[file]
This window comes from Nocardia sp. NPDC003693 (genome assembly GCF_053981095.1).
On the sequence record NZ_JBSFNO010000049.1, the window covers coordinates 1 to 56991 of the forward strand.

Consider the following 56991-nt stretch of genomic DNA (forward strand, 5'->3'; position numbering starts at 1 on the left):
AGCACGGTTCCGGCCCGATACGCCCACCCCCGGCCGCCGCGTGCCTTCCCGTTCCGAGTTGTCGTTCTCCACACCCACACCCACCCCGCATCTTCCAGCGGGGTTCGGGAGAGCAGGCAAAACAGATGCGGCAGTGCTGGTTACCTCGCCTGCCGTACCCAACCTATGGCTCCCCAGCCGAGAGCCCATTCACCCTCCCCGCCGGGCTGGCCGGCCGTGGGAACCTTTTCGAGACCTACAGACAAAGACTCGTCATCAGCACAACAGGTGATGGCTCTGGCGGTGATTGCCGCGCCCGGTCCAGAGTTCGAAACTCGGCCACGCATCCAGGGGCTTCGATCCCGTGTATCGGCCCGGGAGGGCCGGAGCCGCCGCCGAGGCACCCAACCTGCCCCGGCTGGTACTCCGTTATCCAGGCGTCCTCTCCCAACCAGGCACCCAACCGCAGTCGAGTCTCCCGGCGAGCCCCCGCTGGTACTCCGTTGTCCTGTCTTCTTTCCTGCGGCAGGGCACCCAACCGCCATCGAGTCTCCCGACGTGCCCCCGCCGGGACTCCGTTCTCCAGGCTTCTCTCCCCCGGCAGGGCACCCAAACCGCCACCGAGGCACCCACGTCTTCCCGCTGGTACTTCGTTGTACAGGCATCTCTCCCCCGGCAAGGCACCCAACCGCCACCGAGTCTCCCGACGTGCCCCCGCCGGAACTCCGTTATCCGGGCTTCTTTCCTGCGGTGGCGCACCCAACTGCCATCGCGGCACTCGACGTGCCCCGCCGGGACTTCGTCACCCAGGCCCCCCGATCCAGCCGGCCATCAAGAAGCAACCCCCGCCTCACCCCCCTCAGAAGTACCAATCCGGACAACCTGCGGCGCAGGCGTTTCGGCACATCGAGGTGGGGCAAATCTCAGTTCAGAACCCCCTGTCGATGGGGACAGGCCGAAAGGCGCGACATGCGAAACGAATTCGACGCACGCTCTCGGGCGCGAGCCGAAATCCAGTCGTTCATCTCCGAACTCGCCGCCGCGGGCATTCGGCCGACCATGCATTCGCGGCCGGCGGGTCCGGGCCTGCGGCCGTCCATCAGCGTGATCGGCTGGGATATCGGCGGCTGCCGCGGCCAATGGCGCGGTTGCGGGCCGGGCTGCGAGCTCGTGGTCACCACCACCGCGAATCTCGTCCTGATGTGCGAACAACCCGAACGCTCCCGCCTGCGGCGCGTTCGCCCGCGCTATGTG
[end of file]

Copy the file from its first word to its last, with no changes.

This window comes from Nocardia sp. NPDC003693 (genome assembly GCF_053981095.1).
On the sequence record NZ_JBSFNO010000049.1, the window covers coordinates 1 to 56991 of the forward strand.

Consider the following 56991-nt stretch of genomic DNA (forward strand, 5'->3'; position numbering starts at 1 on the left):
AGCACGGTTCCGGCCCGATACGCCCACCCCCGGCCGCCGCGTGCCTTCCCGTTCCGAGTTGTCGTTCTCCACACCCACACCCACCCCGCATCTTCCAGCGGGGTTCGGGAGAGCAGGCAAAACAGATGCGGCAGTGCTGGTTACCTCGCCTGCCGTACCCAACCTATGGCTCCCCAGCCGAGAGCCCATTCACCCTCCCCGCCGGGCTGGCCGGCCGTGGGAACCTTTTCGAGACCTACAGACAAAGACTCGTCATCAGCACAACAGGTGATGGCTCTGGCGGTGATTGCCGCGCCCGGTCCAGAGTTCGAAACTCGGCCACGCATCCAGGGGCTTCGATCCCGTGTATCGGCCCGGGAGGGCCGGAGCCGCCGCCGAGGCACCCAACCTGCCCCGGCTGGTACTCCGTTATCCAGGCGTCCTCTCCCAACCAGGCACCCAACCGCAGTCGAGTCTCCCGGCGAGCCCCCGCTGGTACTCCGTTGTCCTGTCTTCTTTCCTGCGGCAGGGCACCCAACCGCCATCGAGTCTCCCGACGTGCCCCCGCCGGGACTCCGTTCTCCAGGCTTCTCTCCCCCGGCAGGGCACCCAAACCGCCACCGAGGCACCCACGTCTTCCCGCTGGTACTTCGTTGTACAGGCATCTCTCCCCCGGCAAGGCACCCAACCGCCACCGAGTCTCCCGACGTGCCCCCGCCGGAACTCCGTTATCCGGGCTTCTTTCCTGCGGTGGCGCACCCAACTGCCATCGCGGCACTCGACGTGCCCCGCCGGGACTTCGTCACCCAGGCCCCCCGATCCAGCCGGCCATCAAGAAGCAACCCCCGCCTCACCCCCCTCAGAAGTACCAATCCGGACAACCTGCGGCGCAGGCGTTTCGGCACATCGAGGTGGGGCAAATCTCAGTTCAGAACCCCCTGTCGATGGGGACAGGCCGAAAGGCGCGACATGCGAAACGAATTCGACGCACGCTCTCGGGCGCGAGCCGAAATCCAGTCGTTCATCTCCGAACTCGCCGCCGCGGGCATTCGGCCGACCATGCATTCGCGGCCGGCGGGTCCGGGCCTGCGGCCGTCCATCAGCGTGATCGGCTGGGATATCGGCGGCTGCCGCGGCCAATGGCGCGGTTGCGGGCCGGGCTGCGAGCTCGTGGTCACCACCACCGCGAATCTCGTCCTGATGTGCGAACAACCCGAACGCTCCCGCCTGCGGCGCGTTCGCCCGCGCTATGTG